Ethical investing is becoming increasingly popular in the UK, with an estimated £19 billion held in ethical funds in the UK alone, according to Eiris Foundation and up £3 billion since 20171. Our recent UK-wide survey of 2,004 people aged over 18, shows that ethically-minded Brits are increasingly demanding ways to save and invest their money that are in line with their principles.
Brits are environmentally and socially conscious
Aware of the many environmental and societal challenges we face, many UK adults have already adapted their daily routine in order to do their bit to help protect the environment and make society a better place. Four fifths (82%) of those self-confessed environmentally and socially conscious respondents recycle and 69% try to reduce their energy consumption at home. Almost half of those who see themselves as being ethical (47%) avoid single use plastics and ‘upcycle’ (reuse and improve) furniture (45%) and ‘make do and mend’ (43%) rather than buying new every time.
When asked their main motivations for living in an environmentally-conscious way, two-thirds of ethically-minded respondents said they aim to reduce waste (66%), with another 41% believing it is their responsibility to do so. Another two fifths (39%) of respondents claim to be adopting eco-friendly habits to save money. Others said they wanted to leave a lasting legacy for future generations (31%); support companies that have a positive impact on society and the environment (22%); and set a good example to others (21%).
Brits are willing to make a difference with their money
Brits’ growing environmental and social conscience also extends to their purchasing decisions. Two fifths (42%) of UK adults look for energy efficient appliances and 21% forgo convenience to make sure their buy local and seasonal food all of the time. Nearly three quarters (72%) say that they’d be more likely to favour a brand at least some of the time, if it supported social equality issues.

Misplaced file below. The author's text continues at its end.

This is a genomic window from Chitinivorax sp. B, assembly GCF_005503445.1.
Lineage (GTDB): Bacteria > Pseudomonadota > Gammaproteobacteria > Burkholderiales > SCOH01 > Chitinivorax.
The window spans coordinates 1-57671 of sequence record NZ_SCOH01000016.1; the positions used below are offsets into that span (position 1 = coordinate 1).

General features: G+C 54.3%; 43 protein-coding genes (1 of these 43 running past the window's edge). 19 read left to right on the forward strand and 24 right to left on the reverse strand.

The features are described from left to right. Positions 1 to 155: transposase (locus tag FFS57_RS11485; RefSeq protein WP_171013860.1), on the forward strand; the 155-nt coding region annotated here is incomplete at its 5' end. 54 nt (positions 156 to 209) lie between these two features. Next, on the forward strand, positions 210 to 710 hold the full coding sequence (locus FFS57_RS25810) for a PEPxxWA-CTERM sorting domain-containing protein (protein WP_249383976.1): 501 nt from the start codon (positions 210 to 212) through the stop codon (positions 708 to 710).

Brits are also tempted by an ethical route when it comes to choosing financial products and services. More than half (54%) of adults say they might look for ethical credentials in things like current and savings accounts, insurance and investment products at least some of the time, rising to 60% of 18-34-year olds. Interestingly the response was even higher (66%) amongst those and who already hold investments.
When it comes to paying a premium for an ethical version of a financial service or product, our research revealed that people are most likely to pay extra for everyday current accounts (25%) and savings accounts (23%). The younger audience (18-34 year olds) are the group most willing to pay a premium for ethical versions of financial products and services, with two thirds (64%) saying they would accept to pay a higher price for them.
Brits would consider investing ethically
A third (32%) of non-investors said they might consider investing if they could do it ethically – significant considering around 62%2 of the UK currently doesn’t invest at all. Ethical investments also seem to appeal to groups that are typically underrepresented in the UK investing market: our research showed that 33% of female non-investors would consider investing if they could do so ethically, compared to just 29% of male non-investors. Young respondents were also more susceptible: nearly half (45%) of 18-34-year olds said they would consider investing for the first time in an ethical portfolio, compared to less than a third (31%) of those aged 35-54, and just 22% of those age over 55.